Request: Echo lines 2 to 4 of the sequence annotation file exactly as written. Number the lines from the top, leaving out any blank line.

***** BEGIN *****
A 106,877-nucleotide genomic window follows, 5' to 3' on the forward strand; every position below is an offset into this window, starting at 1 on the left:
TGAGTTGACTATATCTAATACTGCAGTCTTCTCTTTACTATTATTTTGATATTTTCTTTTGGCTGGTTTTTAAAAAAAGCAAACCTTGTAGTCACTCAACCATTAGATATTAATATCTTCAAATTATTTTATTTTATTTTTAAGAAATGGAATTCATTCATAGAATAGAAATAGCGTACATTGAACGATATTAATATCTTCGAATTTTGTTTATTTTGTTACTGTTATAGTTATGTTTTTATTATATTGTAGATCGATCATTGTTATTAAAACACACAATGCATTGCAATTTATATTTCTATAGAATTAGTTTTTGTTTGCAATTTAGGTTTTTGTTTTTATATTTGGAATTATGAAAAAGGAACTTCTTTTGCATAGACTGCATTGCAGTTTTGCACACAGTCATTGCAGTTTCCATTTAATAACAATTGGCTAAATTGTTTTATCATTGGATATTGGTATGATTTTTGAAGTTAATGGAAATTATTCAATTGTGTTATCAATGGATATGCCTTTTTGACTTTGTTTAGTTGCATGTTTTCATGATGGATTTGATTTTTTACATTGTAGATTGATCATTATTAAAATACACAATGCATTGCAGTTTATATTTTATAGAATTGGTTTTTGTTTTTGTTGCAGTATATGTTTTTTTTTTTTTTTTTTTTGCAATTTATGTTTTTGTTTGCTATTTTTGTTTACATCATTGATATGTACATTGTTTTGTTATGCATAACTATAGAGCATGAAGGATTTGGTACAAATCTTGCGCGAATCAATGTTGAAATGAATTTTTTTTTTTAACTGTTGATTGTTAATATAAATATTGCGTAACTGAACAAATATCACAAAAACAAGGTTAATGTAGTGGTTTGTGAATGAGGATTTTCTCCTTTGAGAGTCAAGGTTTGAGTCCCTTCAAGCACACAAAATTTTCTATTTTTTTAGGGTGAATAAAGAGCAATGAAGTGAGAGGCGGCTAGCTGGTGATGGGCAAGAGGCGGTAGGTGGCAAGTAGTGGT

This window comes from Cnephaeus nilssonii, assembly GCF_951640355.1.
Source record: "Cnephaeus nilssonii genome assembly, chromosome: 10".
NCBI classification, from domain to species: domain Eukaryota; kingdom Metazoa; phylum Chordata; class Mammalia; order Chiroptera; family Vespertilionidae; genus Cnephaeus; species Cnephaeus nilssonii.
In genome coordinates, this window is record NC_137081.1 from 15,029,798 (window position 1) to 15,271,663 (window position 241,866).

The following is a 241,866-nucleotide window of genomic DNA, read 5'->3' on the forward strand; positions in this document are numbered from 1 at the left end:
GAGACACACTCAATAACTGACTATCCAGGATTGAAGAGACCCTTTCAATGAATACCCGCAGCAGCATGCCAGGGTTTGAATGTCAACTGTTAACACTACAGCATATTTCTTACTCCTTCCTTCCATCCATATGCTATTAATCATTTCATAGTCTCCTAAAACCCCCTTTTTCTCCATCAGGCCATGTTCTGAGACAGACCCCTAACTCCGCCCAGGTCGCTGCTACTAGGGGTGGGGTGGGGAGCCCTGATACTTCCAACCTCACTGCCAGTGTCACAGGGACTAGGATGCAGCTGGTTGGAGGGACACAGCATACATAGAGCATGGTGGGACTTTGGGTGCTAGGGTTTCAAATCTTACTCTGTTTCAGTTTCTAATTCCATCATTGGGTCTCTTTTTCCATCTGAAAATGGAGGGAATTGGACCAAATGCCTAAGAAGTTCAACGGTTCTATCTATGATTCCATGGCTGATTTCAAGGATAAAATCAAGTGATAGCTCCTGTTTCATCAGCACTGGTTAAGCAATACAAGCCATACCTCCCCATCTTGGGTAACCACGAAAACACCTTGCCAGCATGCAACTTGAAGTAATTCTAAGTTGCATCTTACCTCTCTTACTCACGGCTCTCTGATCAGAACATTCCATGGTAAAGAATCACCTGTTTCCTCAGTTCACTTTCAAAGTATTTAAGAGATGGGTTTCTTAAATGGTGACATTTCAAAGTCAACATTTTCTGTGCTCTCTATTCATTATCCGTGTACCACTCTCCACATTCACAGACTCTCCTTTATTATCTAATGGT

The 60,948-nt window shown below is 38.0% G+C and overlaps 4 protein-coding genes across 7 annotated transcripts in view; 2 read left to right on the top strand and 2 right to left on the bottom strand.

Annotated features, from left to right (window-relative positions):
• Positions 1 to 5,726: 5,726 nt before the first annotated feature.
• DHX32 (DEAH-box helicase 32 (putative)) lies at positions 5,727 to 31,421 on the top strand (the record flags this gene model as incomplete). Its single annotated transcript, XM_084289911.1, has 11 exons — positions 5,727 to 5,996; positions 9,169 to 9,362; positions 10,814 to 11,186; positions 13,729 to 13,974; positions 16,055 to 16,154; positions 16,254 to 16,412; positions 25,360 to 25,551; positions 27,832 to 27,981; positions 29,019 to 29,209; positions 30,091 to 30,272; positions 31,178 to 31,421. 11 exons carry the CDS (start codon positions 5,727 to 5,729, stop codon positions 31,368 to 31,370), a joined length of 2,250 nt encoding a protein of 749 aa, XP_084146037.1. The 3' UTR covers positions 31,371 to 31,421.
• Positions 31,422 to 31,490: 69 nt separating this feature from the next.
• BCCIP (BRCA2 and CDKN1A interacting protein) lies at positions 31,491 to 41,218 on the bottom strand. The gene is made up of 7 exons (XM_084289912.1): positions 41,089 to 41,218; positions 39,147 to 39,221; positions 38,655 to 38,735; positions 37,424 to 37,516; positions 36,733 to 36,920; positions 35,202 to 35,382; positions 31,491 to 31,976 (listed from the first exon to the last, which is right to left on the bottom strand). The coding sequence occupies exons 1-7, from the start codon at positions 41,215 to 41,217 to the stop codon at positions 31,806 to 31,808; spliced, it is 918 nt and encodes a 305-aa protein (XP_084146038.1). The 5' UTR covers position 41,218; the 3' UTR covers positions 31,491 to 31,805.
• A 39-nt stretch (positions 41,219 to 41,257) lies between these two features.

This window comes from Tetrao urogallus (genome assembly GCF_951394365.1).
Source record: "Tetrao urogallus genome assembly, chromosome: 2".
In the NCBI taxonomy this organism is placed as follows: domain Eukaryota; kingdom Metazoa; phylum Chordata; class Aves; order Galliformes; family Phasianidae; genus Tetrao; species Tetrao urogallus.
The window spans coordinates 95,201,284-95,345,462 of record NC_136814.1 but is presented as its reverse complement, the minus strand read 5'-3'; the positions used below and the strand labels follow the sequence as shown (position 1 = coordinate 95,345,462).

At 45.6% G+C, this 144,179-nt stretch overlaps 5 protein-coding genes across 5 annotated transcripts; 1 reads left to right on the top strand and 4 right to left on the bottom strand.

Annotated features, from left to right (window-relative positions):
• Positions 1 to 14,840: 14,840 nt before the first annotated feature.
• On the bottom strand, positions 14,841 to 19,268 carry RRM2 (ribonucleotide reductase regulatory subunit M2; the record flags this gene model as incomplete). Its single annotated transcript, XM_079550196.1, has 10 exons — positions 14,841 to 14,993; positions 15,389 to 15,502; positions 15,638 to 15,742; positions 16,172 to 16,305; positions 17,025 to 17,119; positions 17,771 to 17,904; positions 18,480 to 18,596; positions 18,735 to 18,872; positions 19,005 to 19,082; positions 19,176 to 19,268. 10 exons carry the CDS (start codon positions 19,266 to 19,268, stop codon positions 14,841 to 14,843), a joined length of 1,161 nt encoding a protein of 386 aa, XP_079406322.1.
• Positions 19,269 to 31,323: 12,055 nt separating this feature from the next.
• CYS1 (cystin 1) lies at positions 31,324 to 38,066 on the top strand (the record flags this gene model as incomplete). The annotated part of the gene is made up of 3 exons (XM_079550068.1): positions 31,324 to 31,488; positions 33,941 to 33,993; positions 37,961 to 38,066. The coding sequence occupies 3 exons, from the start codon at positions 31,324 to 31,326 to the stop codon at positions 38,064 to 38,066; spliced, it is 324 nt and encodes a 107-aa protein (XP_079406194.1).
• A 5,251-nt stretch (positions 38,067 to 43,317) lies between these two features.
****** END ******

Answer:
TGAGTTGACTATATCTAATACTGCAGTCTTCTCTTTACTATTATTTTGATATTTTCTTTTGGCTGGTTTTTAAAAAAAGCAAACCTTGTAGTCACTCAACCATTAGATATTAATATCTTCAAATTATTTTATTTTATTTTTAAGAAATGGAATTCATTCATAGAATAGAAATAGCGTACATTGAACGATATTAATATCTTCGAATTTTGTTTATTTTGTTACTGTTATAGTTATGTTTTTATTATATTGTAGATCGATCATTGTTATTAAAACACACAATGCATTGCAATTTATATTTCTATAGAATTAGTTTTTGTTTGCAATTTAGGTTTTTGTTTTTATATTTGGAATTATGAAAAAGGAACTTCTTTTGCATAGACTGCATTGCAGTTTTGCACACAGTCATTGCAGTTTCCATTTAATAACAATTGGCTAAATTGTTTTATCATTGGATATTGGTATGATTTTTGAAGTTAATGGAAATTATTCAATTGTGTTATCAATGGATATGCCTTTTTGACTTTGTTTAGTTGCATGTTTTCATGATGGATTTGATTTTTTACATTGTAGATTGATCATTATTAAAATACACAATGCATTGCAGTTTATATTTTATAGAATTGGTTTTTGTTTTTGTTGCAGTATATGTTTTTTTTTTTTTTTTTTTTGCAATTTATGTTTTTGTTTGCTATTTTTGTTTACATCATTGATATGTACATTGTTTTGTTATGCATAACTATAGAGCATGAAGGATTTGGTACAAATCTTGCGCGAATCAATGTTGAAATGAATTTTTTTTTTTAACTGTTGATTGTTAATATAAATATTGCGTAACTGAACAAATATCACAAAAACAAGGTTAATGTAGTGGTTTGTGAATGAGGATTTTCTCCTTTGAGAGTCAAGGTTTGAGTCCCTTCAAGCACACAAAATTTTCTATTTTTTTAGGGTGAATAAAGAGCAATGAAGTGAGAGGCGGCTAGCTGGTGATGGGCAAGAGGCGGTAGGTGGCAAGTAGTGGT

This window comes from Cnephaeus nilssonii, assembly GCF_951640355.1.
Source record: "Cnephaeus nilssonii genome assembly, chromosome: 10".